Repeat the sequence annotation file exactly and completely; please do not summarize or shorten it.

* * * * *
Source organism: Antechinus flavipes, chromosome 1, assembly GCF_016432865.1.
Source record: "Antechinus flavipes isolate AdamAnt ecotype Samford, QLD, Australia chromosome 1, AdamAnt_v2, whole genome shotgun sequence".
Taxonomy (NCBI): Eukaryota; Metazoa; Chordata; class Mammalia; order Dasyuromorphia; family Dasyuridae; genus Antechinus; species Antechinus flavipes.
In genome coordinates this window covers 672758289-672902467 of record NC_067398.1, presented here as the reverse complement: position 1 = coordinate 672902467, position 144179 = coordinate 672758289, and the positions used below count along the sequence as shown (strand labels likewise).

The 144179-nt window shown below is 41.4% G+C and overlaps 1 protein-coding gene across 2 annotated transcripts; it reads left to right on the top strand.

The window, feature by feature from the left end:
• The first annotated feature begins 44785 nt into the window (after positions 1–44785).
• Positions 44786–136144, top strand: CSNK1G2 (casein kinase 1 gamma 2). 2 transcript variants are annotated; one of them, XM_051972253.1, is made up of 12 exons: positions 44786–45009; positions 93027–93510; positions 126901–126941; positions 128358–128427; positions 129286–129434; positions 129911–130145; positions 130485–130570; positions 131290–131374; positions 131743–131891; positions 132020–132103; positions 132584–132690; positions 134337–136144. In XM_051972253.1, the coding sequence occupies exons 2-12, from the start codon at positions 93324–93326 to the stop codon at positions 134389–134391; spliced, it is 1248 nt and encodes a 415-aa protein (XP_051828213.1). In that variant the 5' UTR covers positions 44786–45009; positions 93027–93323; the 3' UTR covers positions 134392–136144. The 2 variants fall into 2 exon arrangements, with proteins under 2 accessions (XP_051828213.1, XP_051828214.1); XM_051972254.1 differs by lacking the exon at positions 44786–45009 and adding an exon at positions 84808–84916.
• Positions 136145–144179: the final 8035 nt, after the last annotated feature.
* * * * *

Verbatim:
Source organism: Antechinus flavipes, chromosome 1, assembly GCF_016432865.1.
Source record: "Antechinus flavipes isolate AdamAnt ecotype Samford, QLD, Australia chromosome 1, AdamAnt_v2, whole genome shotgun sequence".
Taxonomy (NCBI): Eukaryota; Metazoa; Chordata; class Mammalia; order Dasyuromorphia; family Dasyuridae; genus Antechinus; species Antechinus flavipes.
In genome coordinates this window covers 672758289-672902467 of record NC_067398.1, presented here as the reverse complement: position 1 = coordinate 672902467, position 144179 = coordinate 672758289, and the positions used below count along the sequence as shown (strand labels likewise).

The 144179-nt window shown below is 41.4% G+C and overlaps 1 protein-coding gene across 2 annotated transcripts; it reads left to right on the top strand.

The window, feature by feature from the left end:
• The first annotated feature begins 44785 nt into the window (after positions 1–44785).
• Positions 44786–136144, top strand: CSNK1G2 (casein kinase 1 gamma 2). 2 transcript variants are annotated; one of them, XM_051972253.1, is made up of 12 exons: positions 44786–45009; positions 93027–93510; positions 126901–126941; positions 128358–128427; positions 129286–129434; positions 129911–130145; positions 130485–130570; positions 131290–131374; positions 131743–131891; positions 132020–132103; positions 132584–132690; positions 134337–136144. In XM_051972253.1, the coding sequence occupies exons 2-12, from the start codon at positions 93324–93326 to the stop codon at positions 134389–134391; spliced, it is 1248 nt and encodes a 415-aa protein (XP_051828213.1). In that variant the 5' UTR covers positions 44786–45009; positions 93027–93323; the 3' UTR covers positions 134392–136144. The 2 variants fall into 2 exon arrangements, with proteins under 2 accessions (XP_051828213.1, XP_051828214.1); XM_051972254.1 differs by lacking the exon at positions 44786–45009 and adding an exon at positions 84808–84916.
• Positions 136145–144179: the final 8035 nt, after the last annotated feature.